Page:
Leeds West MP Rachel Reeves has urged Leeds United and a trust which partly owns a historic sports ground in Wortley to ‘swiftly’ conclude a potential deal to buy the land.
As reported by WLD the Leeds United Foundation is set to open negotiations to buy the historic TV Harrison sports ground in Wortley with the aim of adding all-weather pitches, changing facilities and space for community meetings.
Campaigners have spent the past three years rallying against Leeds City Council’s plans to build up to 50 local authority houses on the site. They claim Leeds United Foundation, the football club’s charity, is about to put in an offer for the Oldfield Lane ground.
The Foundation is writing to the Leeds School Sports Association (LSSA), which is responsible for three-quarters of the site, as they attempt to start negotiations to buy the land. Leeds City Council owns the rest of the site.
The developments has been welcomed by shadow chancellor Rachel Reeves, who is keen to see a deal struck as soon as possible.
In a statement made alongside Cllr Mark Sewards (Lab, Farnley & Wortley) she said: “It is now for the Foundation and Leeds Schools Sports Association to negotiate and agree a deal for the land. We wish them every success and we sincerely hope that the purchase is concluded swiftly.
“We also understand that the TV Harrison Action Group and The Leeds United Foundation will work closely together to develop the ground if their bid is successful. We are hopeful that this partnership will lead to greater investment in the community asset in a way that will directly benefit young people in Farnley and Wortley.”
The LSSA said earlier this week that they have been made aware that Leeds United Foundation may have a proposal to put to Leeds School Sports Association and say they are ‘keen and willing to get to know more about their plan for the site and their financial offer to the schools of Leeds’.
Leeds United has not responded to WLD‘s request for a comment.
WLD reported in September that the leader of Leeds City Council Cllr James Lewis (Labour) had refused to rule out building homes on the TV Harrison Sports Ground – despite previous assurances that the historic site would not be built on.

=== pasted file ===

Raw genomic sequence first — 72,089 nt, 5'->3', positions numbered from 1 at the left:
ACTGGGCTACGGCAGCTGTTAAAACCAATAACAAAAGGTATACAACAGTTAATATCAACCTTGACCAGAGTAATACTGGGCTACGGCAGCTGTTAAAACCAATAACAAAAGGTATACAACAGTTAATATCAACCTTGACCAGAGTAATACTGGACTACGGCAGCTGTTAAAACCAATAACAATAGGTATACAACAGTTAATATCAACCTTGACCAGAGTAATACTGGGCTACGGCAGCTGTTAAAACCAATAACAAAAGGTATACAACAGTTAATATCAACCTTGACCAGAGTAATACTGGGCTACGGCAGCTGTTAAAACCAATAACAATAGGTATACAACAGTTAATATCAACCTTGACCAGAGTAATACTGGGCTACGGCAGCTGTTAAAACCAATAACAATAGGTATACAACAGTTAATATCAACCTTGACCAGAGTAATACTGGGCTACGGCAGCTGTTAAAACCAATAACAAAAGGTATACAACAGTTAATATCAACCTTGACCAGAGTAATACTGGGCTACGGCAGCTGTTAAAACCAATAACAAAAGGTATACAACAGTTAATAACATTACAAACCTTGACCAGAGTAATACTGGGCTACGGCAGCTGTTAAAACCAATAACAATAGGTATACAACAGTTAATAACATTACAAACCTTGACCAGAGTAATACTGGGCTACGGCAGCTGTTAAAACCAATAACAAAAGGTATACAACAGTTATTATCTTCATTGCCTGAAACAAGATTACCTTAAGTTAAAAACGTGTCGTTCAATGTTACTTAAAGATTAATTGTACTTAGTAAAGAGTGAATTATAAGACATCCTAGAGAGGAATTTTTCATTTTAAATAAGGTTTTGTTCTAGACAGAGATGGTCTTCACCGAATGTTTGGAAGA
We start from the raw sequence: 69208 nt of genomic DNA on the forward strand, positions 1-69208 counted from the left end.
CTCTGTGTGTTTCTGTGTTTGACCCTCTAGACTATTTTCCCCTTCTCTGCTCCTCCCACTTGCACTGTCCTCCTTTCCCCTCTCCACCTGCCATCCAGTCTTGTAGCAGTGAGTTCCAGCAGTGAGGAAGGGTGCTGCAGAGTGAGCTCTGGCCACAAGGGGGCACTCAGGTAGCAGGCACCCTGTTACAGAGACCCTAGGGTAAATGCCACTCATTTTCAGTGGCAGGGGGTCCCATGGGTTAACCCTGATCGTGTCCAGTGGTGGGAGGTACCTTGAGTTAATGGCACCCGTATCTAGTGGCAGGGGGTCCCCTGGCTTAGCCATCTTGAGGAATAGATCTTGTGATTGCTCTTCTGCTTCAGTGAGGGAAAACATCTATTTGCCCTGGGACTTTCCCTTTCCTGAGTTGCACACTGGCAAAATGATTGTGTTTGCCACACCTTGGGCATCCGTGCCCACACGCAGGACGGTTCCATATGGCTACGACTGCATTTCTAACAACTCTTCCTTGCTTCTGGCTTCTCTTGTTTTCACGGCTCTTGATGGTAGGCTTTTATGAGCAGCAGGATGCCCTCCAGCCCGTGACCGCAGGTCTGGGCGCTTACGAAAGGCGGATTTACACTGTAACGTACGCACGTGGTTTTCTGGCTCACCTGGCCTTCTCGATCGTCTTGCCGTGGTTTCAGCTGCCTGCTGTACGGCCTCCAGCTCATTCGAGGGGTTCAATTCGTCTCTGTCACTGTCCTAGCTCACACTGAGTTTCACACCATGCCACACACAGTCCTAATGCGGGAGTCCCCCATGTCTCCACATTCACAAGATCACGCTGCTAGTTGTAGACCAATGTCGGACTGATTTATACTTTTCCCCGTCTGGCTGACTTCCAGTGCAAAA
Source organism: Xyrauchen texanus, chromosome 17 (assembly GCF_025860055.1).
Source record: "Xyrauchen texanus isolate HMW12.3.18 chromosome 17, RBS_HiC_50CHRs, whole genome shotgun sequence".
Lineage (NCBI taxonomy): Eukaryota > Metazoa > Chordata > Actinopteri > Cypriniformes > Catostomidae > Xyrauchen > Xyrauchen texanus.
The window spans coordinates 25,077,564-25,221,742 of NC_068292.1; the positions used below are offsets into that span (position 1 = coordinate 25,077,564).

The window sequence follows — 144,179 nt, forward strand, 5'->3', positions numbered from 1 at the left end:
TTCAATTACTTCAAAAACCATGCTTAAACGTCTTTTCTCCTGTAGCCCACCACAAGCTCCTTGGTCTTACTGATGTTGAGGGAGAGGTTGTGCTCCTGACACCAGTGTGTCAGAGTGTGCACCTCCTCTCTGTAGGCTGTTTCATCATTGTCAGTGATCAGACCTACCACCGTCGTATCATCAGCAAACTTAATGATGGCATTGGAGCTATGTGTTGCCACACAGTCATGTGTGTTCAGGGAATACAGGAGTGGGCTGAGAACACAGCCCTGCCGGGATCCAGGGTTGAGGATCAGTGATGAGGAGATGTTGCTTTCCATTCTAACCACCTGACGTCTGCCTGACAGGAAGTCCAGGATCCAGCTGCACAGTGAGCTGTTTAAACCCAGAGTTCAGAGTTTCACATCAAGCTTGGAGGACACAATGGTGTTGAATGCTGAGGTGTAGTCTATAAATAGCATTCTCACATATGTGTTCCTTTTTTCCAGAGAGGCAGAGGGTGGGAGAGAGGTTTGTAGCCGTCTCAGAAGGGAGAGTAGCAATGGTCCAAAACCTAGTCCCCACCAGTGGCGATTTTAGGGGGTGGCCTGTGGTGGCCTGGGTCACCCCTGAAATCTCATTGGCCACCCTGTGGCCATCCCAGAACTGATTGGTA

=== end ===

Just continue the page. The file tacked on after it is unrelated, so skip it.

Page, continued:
A report to the council’s decision-making executive board indicated the council still aimed to build local authority housing there by 2025 – despite the council having their outline planning permission overturned after losing a fourth High Court legal battle in July.
The council argues that there is a need for more local authority housing to tackle waiting lists in the area.
History of the site
The site has been a sports ground since 1857 and achieved fame in 1928 when a group of local schoolteachers organised a public appeal to buy the ground in order to save it being built on.
Backed by the Yorkshire Evening Post the appeal raised the present day of equivalent of £140,000 and, it was said at the time, the ground was saved for the schoolchildren of Leeds “in perpetuity.”
It became the headquarters of the Leeds City Boys team and many Leeds United stars played there including David Batty, Brian Deane, David Harvey, Stuart McCall, Paul Madeley, Paul Reaney, Micah Richards, Alan Smith and Noel Whelan. It became known locally as ‘Wortley’s Wembley’.
The key teacher in the 1928 campaign was Tom Vernon Harrison and, when he died the following year, the ground was named after him.
The ground was entrusted to a trust, now the Leeds Schools’ Sports Association, which abandoned the ground in 2005 and wished to sell it to the Leeds City Council for a housing development.
The TV Harrison Sports Ground Campaign Group was formed and to stop the proposed development it took the city council to Court. In August 2021 the High Court quashed the City Council’s first grant of planning permission to develop the site. The Council’s second grant of planning permission is currently the subject of a further judicial review.
In January this year Mr Justice Lane quashed the council’s decision to refuse the campaign’s application to have the site listed as an asset of community value. In July a High Court judge quashed Leeds City Council’s ‘unlawful’ decision to grant outline planning permission for housing on the site. It’s estimated that the four High Court cases are estimated to have cost the council more than £100,000.
All four successful legal challenges to the council decisions have been brought by TV Harrison CIC, a community interest company represented by law firm Leigh Day and Jenny Wigley QC of Landmark Chambers.
The campaign group has already restored the football pitch and regular local league matches are played on it.
Follow WLD’s ongoing coverage of the TV Harrison issue here.